Thanks a to a hairdresser
There are many smaller stories within the larger sweep of history. Christo, the Bulgarian-born artist who died on 31 May 2020, famous for his gigantic wrapping works at the scale of Paris’s Pont Neuf in 1985 and the Berlin Reichstag ten years later, first came into existence thanks to a hairdresser. When Christo was a young artist, this hairdresser, René Bourgeois, introduced him to rich ladies whose portraits he painted to survive.
A daughter named Jeanne Claude
And it was within this context that he was introduced to Précida Guillebon who had a daughter named Jeanne Claude; a young upper class girl who would eventually become Christo’s wife, his accomplice, and the linchpin of his sprawling projects, whose name would end up appearing with his on their works. She died in 2009.
Between 1958 and 1964 Christo lived in Paris, before going to spend the rest of his life in New York. The Centre Pompidou’s exhibition focuses on this particular period, which would determine the rest of his creative output, followed by two large rooms homing in on the “making of” the project that remains etched in memory but which lasted only two weeks (like all of his monumental works): the wrapping of the Pont Neuf.
Golden fabric. Installation structures and above all countless preparatory drawings to prepare for the operation on a technical level, but also to finance it, by selling them as an artwork. In this way the artist established a system, he explained to me, that enabled him to be financially independent (Read here the report about his exhibition at the Fondation Maeght in 2016).
Packing his bags
It was in 1958 that Christo, a young refugee from Eastern Europe who crossed the border hidden in the back of a truck, began wrapping objects. He was interested in their volume and he talks about this as a process of “mummifying”, a practice he performed unconsciously: “I don’t know why I wrapped things”. At the time it was interpreted as the actions of a nomad figuratively packing his bags.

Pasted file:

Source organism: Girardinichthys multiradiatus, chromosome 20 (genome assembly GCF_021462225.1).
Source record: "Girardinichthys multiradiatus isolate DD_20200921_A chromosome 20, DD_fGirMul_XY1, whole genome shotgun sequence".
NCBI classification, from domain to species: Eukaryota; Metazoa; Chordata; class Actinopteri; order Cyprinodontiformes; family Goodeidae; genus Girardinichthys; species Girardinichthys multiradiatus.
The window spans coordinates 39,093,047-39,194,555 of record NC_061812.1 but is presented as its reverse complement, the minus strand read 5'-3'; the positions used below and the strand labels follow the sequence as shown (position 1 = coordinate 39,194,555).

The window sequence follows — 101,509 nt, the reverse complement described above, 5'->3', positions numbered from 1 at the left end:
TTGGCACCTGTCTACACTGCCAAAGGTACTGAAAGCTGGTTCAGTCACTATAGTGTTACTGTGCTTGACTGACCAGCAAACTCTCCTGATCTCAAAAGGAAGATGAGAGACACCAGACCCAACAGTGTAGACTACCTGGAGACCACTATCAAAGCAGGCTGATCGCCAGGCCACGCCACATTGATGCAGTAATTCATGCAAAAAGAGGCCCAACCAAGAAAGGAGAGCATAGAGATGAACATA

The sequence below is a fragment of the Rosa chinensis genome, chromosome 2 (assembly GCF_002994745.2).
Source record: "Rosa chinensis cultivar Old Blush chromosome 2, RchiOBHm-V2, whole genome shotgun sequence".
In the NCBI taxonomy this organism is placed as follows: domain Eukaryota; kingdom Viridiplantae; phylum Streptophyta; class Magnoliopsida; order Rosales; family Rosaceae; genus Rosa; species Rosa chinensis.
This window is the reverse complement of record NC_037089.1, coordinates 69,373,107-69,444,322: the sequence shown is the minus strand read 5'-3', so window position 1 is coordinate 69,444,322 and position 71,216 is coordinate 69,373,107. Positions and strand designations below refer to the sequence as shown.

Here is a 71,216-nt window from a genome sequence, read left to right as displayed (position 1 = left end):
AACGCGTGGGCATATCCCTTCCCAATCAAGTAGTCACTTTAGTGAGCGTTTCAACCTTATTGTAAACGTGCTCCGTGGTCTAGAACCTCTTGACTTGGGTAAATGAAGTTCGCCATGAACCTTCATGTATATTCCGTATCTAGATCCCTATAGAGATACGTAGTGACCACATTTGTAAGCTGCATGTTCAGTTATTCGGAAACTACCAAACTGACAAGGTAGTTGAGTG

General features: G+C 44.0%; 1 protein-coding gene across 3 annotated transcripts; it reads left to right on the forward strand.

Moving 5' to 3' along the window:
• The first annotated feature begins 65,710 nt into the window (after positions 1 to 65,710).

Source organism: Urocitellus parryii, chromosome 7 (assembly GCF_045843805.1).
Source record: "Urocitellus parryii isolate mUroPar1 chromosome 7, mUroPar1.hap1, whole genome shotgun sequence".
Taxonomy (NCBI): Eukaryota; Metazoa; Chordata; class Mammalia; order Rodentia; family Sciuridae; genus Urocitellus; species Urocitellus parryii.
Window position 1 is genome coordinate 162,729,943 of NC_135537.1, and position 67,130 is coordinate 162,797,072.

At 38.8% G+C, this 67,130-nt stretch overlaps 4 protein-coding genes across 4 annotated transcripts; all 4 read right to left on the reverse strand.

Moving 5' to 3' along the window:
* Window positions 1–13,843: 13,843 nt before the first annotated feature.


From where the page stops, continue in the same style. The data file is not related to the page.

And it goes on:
Any everyday object could be wrapped by Christo in preparation for some great symbolic journey. Concealing the contents was also a means of dematerializing things within a newly consumerist society. We could also evoke the Japanese art of wrapping, celebrated in the daily life of this culture.
No sexual interpretation
But according to the curator of the exhibition Sophie Duplaix, Christo rejected any hint of a sexual interpretation of his use of ties, contrary to what Hans Bellmer did before him, or later Nobuyoshi Araki.
Dubuffet and Pollock
Around the same time, the artist who up until that point had been relatively unfamiliar with international art, opened himself up to the world. In this way he discovered the “Texturologies”, canvases consisting entirely of texture made by Dubuffet in 1959, or the paint splashes of Jackson Pollock’s drip technique, exhibited that same year in Paris.
These new influences inspired the “Crater” paintings, which are the big surprise of the exhibition. They are very thickly painted black and white canvases scattered with a few bulges, reminiscent of fascinating views of space.
We can’t help but be reminded this time of the challenges of space exploration – the first orbital flight was launched in 1957 – which fascinated many others at the time too, from Yves Klein to Lucio Fontana.
Cathedral of an unknown religion
Christo went off to explore different directions, including the “Wall of Oil Barrels” which the influential art critic of the time Pierre Restany referred to as “cathedrals of an unknown religion”. This description also perfectly encapsulates the artist’s future monumental practice.
Arc de Triomphe
On 18 September 2021 he was due to wrap the Arc de Triomphe in Paris over a period of two weeks. The project, the ultimate ephemeral cathedral to the cult of Christo, had to be delayed owing to rare birds nesting on top of the Napoleonic edifice.
Until 19 October. https://www.centrepompidou.fr/
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